(a) generating by first sensing means a first signal corresponding to the weight resting on the tractor fifth wheel;
(b) generating by second sensing means a second signal corresponding to the weight of fuel in the tractor fuel tank or tanks;
(c) generating by third sensing means a third signal corresponding to the longitudinal position of the fifth wheel on the tractor in relation to the center of the front axle of said tractor;
(d) transmitting said signals in steps (a), (b), and (c) to a computing means which includes a memory means;
(e) recalling from the memory means a gross weight of the tractor-trailer combination, the weight resting on the front axles of the tractor in an unloaded and unfueled state, the weight resting on the mar axle or axles of the tractor in an unloaded and unfueled state, the distance from the center of the front axle of the tractor to the center of gravity of the fuel tank or tanks, and the distance from the center of the front axle of the tractor to the center of the rear axle or axles of the tractor;
(f) evaluating by computing means the weight resting on the front axle of the tractor from said transmitted signals and said values recalled from the memory means;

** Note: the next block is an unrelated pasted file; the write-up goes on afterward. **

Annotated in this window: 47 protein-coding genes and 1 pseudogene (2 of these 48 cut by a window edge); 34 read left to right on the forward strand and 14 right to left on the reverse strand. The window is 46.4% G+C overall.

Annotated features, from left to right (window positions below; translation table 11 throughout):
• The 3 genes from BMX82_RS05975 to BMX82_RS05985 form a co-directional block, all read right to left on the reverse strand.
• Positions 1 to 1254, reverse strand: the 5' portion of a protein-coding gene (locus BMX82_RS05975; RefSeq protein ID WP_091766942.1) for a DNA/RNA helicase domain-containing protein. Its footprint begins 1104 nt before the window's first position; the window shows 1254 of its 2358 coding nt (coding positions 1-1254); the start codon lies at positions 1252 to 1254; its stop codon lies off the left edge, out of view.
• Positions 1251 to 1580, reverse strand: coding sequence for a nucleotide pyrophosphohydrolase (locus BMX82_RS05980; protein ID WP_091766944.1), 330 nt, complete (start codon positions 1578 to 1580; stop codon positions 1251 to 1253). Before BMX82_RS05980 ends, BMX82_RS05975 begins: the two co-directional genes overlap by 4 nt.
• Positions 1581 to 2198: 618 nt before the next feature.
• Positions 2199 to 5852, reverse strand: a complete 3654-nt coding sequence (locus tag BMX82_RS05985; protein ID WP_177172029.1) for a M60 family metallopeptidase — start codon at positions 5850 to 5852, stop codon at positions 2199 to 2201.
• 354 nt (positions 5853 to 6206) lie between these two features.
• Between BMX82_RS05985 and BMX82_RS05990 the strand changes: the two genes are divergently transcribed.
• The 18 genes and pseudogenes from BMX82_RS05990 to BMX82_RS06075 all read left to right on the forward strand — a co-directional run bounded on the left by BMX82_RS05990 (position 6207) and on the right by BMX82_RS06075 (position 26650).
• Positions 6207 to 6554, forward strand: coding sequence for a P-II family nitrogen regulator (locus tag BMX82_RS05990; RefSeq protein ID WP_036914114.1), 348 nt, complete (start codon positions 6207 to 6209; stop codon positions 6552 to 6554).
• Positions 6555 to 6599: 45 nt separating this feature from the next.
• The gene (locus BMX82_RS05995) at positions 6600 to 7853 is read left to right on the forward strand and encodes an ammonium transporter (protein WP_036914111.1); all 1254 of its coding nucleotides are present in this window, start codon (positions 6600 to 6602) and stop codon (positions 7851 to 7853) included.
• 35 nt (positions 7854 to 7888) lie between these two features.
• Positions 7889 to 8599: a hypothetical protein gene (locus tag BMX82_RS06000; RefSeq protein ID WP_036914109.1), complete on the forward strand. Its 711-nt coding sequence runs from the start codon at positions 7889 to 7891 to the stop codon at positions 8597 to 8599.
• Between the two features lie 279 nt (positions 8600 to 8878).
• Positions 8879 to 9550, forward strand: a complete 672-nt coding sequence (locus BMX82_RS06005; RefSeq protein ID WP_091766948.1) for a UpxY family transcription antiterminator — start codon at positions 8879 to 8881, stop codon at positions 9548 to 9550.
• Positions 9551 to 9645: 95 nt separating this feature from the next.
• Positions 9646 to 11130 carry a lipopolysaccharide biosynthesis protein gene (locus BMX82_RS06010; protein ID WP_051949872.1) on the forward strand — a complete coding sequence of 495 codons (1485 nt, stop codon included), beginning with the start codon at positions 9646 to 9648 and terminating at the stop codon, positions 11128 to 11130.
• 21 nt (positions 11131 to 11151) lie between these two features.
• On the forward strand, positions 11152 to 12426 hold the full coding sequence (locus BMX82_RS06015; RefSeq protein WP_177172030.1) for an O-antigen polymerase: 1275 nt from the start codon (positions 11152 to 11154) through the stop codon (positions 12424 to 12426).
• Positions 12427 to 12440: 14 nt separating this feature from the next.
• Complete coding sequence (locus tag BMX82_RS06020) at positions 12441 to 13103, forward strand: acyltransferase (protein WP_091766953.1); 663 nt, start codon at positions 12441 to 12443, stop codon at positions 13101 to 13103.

(g) evaluating by computing means the weight resting on the rear axle or axles of the tractor from said signal values and said values recalled from the memory means;
(h) evaluating by computing means the weight resting on the axles of the trailer from said signal values and said values stored in the memory means; and
(i) generating weight signals corresponding to said values of said weights calculated in steps (f), (g), and (h).
9. A method, according to claim 8, wherein the step of evaluating by computing means the weight resting on the front axle of the tractor from said signal values and said values recalled from the memory means includes the step of solving by computing means the equation ##EQU13## for W1, wherein W1 =the weight resting on the front axle of the tractor,
W1(empty) =the known weight of the tractor as measured at the front axle with no trailer and no fuel,
L2&3 =the known distance from the center of the front axle of the tractor to the midpoint between the rear axles of the tractor.
Lfuel =the known distance from the center of the front axle to the center of gravity of the fuel tank or tanks of the tractor,
Wfuel =the weight of fuel in the tank or tanks of the tractor,
Lfifthwheel =the longitudinal position of the fifth wheel on the tractor, and
Wfifthwheel =the weight resting on the fifth wheel of the tractor.
10. A method, according to claim 8, wherein the step of evaluating by computing means the weight resting on the rear axle or axles of the tractor from said signal values and said values recalled from the memory means includes the step of solving by computing means the equation ##EQU14## for W2&3, wherein W2&3 =the weight resting on the rear axles or tandems of the tractor,